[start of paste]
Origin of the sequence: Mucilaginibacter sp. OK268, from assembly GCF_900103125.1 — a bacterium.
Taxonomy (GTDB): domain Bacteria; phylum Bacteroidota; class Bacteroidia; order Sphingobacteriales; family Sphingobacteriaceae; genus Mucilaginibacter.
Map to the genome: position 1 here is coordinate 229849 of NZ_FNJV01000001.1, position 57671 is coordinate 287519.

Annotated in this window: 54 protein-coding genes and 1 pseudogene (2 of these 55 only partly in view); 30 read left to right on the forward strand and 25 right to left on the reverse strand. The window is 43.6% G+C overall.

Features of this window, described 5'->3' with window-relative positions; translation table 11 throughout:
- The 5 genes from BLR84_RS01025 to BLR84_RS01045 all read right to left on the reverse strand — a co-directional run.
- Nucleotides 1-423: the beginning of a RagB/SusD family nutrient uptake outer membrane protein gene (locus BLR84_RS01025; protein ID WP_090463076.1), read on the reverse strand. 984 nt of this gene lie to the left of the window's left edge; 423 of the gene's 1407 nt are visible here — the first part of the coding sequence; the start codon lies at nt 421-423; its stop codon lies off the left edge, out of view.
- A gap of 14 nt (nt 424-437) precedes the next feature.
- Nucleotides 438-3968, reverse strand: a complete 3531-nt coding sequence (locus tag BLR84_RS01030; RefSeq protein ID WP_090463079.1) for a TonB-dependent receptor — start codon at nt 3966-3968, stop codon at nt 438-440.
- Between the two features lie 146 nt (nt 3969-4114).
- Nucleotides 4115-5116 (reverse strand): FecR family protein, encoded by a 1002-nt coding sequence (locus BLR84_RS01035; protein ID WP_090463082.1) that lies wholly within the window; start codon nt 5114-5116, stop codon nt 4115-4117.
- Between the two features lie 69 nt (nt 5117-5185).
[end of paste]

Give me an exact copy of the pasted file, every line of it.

Origin of the sequence: Mucilaginibacter sp. OK268, from assembly GCF_900103125.1 — a bacterium.
Taxonomy (GTDB): domain Bacteria; phylum Bacteroidota; class Bacteroidia; order Sphingobacteriales; family Sphingobacteriaceae; genus Mucilaginibacter.
Map to the genome: position 1 here is coordinate 229849 of NZ_FNJV01000001.1, position 57671 is coordinate 287519.

Annotated in this window: 54 protein-coding genes and 1 pseudogene (2 of these 55 only partly in view); 30 read left to right on the forward strand and 25 right to left on the reverse strand. The window is 43.6% G+C overall.

Features of this window, described 5'->3' with window-relative positions; translation table 11 throughout:
- The 5 genes from BLR84_RS01025 to BLR84_RS01045 all read right to left on the reverse strand — a co-directional run.
- Nucleotides 1-423: the beginning of a RagB/SusD family nutrient uptake outer membrane protein gene (locus BLR84_RS01025; protein ID WP_090463076.1), read on the reverse strand. 984 nt of this gene lie to the left of the window's left edge; 423 of the gene's 1407 nt are visible here — the first part of the coding sequence; the start codon lies at nt 421-423; its stop codon lies off the left edge, out of view.
- A gap of 14 nt (nt 424-437) precedes the next feature.
- Nucleotides 438-3968, reverse strand: a complete 3531-nt coding sequence (locus tag BLR84_RS01030; RefSeq protein ID WP_090463079.1) for a TonB-dependent receptor — start codon at nt 3966-3968, stop codon at nt 438-440.
- Between the two features lie 146 nt (nt 3969-4114).
- Nucleotides 4115-5116 (reverse strand): FecR family protein, encoded by a 1002-nt coding sequence (locus BLR84_RS01035; protein ID WP_090463082.1) that lies wholly within the window; start codon nt 5114-5116, stop codon nt 4115-4117.
- Between the two features lie 69 nt (nt 5117-5185).